If you were on a road trip from New York to Philadelphia for the first time, you would likely rely on your GPS or mapping app on your cell phone to guide you. It would enable you to reach your destination as efficiently and effectively as possible and help you navigate around any unforeseen obstacles.
In the same way, Microsoft offers its Office 365 Roadmap to help IT leaders navigate changes to the suite of applications. It informs you about releases down the road as well as those in the rear view mirror. You can use it to discover updates that have already launched, are rolling out, are in development, and even those that have fallen by the wayside. Because you can see the path ahead, you can anticipate changes, enabling you to plan for the expansion of Office 365 across your organization.
How can you use the Office 365 Roadmap to boost proficiency and productivity within your organization? Here are four suggestions:
1. Monitor It
Set up a procedure for reviewing the Office 365 Roadmap to ensure you have time to plan ahead for upcoming features and releases. Bookmark the roadmap on your computer and set up reminders to check it out every couple of weeks or once a month. Note any planned changes that could impact your organization and will require you to take action.
2. Respond Swiftly
Because Office 365 is in constant flux, you will need to put the actions you take to smooth the ripples of change on autopilot. That means setting up a step-by-step, agile process for responding to updates and introductions, one that avoids duplication of effort. For example, instead of planning to create content to explain mid-to-large changes to employees, use the email templates from Microsoft’s Message Center as a starting point and modify to the needs of your business. Create the emails in advance so you can send them as soon as the update occurs, allowing for timely updates.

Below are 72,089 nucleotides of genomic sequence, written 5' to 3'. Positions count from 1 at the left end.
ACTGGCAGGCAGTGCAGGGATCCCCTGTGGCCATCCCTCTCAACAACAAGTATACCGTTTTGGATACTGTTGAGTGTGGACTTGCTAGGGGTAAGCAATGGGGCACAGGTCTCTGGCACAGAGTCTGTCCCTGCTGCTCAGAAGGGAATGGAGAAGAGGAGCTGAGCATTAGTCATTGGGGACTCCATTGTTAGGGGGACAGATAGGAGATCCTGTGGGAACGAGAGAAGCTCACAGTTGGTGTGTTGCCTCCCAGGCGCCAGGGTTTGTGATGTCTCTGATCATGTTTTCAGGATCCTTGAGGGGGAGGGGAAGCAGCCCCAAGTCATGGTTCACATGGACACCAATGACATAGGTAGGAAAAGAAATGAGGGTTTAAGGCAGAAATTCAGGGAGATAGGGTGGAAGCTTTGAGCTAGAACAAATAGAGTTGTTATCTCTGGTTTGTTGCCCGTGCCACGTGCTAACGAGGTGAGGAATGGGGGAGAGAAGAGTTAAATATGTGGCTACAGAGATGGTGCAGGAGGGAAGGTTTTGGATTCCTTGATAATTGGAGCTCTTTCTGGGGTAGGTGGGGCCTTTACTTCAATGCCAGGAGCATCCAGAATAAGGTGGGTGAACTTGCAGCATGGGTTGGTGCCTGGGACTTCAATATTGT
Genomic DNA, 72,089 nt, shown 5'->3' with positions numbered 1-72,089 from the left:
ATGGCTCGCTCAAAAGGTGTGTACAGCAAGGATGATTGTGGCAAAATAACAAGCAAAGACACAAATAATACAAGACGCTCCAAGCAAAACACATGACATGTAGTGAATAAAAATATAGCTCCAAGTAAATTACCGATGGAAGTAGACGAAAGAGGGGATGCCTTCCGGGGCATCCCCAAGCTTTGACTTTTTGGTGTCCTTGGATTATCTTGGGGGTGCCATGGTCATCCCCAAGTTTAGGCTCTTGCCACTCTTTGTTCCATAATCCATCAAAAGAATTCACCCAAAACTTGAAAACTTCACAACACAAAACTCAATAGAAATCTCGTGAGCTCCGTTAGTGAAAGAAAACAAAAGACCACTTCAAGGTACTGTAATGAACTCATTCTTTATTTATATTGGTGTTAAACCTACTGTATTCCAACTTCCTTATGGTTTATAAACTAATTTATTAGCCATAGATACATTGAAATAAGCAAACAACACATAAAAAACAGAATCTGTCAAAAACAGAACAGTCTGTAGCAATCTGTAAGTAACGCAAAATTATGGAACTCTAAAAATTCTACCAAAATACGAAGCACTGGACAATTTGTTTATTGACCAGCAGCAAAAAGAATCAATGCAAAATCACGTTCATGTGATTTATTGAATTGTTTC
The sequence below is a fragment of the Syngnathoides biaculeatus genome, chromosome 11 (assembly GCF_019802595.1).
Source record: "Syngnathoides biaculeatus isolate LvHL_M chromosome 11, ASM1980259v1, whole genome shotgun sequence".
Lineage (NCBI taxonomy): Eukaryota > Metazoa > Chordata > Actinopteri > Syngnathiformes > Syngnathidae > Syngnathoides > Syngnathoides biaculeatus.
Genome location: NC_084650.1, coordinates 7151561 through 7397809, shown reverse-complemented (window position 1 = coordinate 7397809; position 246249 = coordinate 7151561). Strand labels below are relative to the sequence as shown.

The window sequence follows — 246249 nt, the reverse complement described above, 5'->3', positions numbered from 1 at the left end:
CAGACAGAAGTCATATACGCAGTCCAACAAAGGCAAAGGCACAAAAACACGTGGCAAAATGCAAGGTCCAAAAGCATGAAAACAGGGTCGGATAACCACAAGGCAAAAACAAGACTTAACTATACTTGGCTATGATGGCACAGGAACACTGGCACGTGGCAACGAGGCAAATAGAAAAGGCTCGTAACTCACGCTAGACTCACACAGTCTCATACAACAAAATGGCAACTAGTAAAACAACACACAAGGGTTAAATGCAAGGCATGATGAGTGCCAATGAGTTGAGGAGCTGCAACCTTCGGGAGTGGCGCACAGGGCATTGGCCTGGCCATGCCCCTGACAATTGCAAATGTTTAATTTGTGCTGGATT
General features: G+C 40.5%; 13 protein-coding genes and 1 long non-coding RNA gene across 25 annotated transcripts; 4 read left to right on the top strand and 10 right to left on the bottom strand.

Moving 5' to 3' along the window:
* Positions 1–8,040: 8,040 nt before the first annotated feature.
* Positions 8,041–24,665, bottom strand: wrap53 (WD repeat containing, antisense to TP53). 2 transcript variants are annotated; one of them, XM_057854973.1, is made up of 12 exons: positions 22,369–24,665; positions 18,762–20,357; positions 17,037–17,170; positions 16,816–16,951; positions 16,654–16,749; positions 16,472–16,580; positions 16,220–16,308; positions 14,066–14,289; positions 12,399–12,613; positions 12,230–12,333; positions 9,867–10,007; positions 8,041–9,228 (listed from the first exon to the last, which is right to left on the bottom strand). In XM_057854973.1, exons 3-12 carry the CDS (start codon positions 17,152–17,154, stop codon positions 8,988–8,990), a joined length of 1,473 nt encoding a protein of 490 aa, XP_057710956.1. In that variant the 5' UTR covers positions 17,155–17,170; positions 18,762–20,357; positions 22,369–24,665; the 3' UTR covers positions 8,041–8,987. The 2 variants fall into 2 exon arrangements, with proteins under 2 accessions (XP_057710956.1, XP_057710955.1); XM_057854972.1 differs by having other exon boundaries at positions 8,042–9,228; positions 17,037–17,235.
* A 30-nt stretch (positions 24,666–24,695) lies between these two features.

To ensure users pay attention to your updates, communicate as much as necessary, but as little as possible. For instance, some updates are so critical that you will need to share them immediately while others can wait until you send out a monthly newsletter. Use your judgment.
Take advantage of social media and email sharing mechanisms included in the Office 365 Roadmap to let users know about relevant changes. The roadmap supports spreading the word through public social media platforms as well as Yammer. Using Yammer will enable employees to collaborate with you and each other across departments and geographical borders. Remember that people have different preferences, so use a variety of tools such as your intranet, your company newsletter and posters to get the word out. Also, provide a series of checklists to make sure employees know what steps to take when a program launches.
4. Help Users Adopt Change
Make a plan as to how and when to inform users about updates pertinent to your organization. You can find articles and troubleshooting tips to share in Microsoft’s Office Training Center. However, you need to supplement this information.
With everything on their plates, employees may have a hard time digesting a large amount of technical information in one serving. Serve up micro-trainings one bite at a time. Have users reserve time on their calendars for learning new ways to be more proficient and productive. Once they have mastered the basics, conduct interactive workshops for advanced users, digging deep into complex issues.
Also, training does not have to be face-to-face. Self-help resources provide employees access to videos with screen captures and step-by-step instructions, enabling users to visualize how to use various apps at their own speed and convenience. Such training empowers employees to solve their own technical issues.
With Office 365, you have to react faster than ever before, but change will not be as momentous as going from one desktop version to the next. The key to remaining agile and getting users on board is to map out your change processes and provide a robust training program that’s flexible and caters to individual needs.